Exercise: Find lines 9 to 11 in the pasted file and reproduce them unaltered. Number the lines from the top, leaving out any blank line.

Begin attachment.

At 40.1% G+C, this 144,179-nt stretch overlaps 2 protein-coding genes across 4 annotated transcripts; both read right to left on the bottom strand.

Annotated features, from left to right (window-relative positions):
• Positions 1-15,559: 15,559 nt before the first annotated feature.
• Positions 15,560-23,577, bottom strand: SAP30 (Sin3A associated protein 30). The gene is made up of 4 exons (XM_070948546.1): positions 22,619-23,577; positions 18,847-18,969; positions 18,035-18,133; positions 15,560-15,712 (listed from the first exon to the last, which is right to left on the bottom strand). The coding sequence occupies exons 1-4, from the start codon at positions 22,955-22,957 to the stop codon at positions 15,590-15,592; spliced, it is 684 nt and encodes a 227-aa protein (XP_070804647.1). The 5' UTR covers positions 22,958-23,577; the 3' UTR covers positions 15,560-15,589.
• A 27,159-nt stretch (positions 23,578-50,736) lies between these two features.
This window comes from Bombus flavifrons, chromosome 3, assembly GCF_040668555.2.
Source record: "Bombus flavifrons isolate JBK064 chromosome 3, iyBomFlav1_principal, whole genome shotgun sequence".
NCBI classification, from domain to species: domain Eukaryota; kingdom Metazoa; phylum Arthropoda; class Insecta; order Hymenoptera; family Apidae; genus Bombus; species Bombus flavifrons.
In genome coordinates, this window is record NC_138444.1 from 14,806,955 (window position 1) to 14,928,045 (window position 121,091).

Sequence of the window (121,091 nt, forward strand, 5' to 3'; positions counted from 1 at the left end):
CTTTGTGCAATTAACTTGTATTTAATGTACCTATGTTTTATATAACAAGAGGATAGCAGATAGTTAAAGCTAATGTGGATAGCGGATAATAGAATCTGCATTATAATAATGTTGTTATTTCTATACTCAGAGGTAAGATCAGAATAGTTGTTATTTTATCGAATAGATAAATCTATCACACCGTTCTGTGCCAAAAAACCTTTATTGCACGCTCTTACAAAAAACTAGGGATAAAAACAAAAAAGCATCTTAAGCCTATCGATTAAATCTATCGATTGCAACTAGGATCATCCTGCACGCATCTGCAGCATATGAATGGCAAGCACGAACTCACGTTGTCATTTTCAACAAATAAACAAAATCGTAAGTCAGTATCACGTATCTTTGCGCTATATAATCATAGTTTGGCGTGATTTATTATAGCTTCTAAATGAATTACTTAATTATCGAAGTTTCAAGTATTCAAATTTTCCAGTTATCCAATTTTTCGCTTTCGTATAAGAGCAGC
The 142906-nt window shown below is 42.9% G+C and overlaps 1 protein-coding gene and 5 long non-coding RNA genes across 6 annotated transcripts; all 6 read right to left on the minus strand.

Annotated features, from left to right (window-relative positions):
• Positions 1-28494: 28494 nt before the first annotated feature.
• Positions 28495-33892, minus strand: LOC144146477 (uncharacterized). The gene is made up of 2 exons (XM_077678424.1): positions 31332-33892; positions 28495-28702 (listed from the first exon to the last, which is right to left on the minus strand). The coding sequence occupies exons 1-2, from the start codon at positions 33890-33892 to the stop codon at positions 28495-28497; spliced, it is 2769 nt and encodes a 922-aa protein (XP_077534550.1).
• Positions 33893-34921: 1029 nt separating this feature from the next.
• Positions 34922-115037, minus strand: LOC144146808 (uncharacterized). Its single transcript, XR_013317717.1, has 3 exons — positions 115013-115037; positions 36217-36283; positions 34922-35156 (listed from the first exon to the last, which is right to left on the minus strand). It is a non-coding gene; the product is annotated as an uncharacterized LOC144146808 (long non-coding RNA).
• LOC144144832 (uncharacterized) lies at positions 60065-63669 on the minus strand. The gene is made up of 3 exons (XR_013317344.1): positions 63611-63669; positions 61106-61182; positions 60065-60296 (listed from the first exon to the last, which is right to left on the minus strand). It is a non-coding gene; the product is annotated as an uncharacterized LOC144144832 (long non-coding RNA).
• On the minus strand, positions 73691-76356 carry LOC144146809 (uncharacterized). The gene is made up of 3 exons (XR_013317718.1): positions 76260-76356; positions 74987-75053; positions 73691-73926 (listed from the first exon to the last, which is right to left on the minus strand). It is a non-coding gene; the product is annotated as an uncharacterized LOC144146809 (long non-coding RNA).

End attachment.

In genome coordinates, this window is record NC_138444.1 from 14,806,955 (window position 1) to 14,928,045 (window position 121,091).

Sequence of the window (121,091 nt, forward strand, 5' to 3'; positions counted from 1 at the left end):
CTTTGTGCAATTAACTTGTATTTAATGTACCTATGTTTTATATAACAAGAGGATAGCAGATAGTTAAAGCTAATGTGGATAGCGGATAATAGAATCTGCATTATAATAATGTTGTTATTTCTATACTCAGAGGTAAGATCAGAATAGTTGTTATTTTATCGAATAGATAAATCTATCACACCGTTCTGTGCCAAAAAACCTTTATTGCACGCTCTTACAAAAAACTAGGGATAAAAACAAAAAAGCATCTTAAGCCTATCGATTAAATCTATCGATTGCAACTAGGATCATCCTGCACGCATCTGCAGCATATGAATGGCAAGCACGAACTCACGTTGTCATTTTCAACAAATAAACAAAATCGTAAGTCAGTATCACGTATCTTTGCGCTATATAATCATAGTTTGGCGTGATTTATTATAGCTTCTAAATGAATTACTTAATTATCGAAGTTTCAAGTATTCAAATTTTCCAGTTATCCAATTTTTCGCTTTCGTATAAGAGCAGC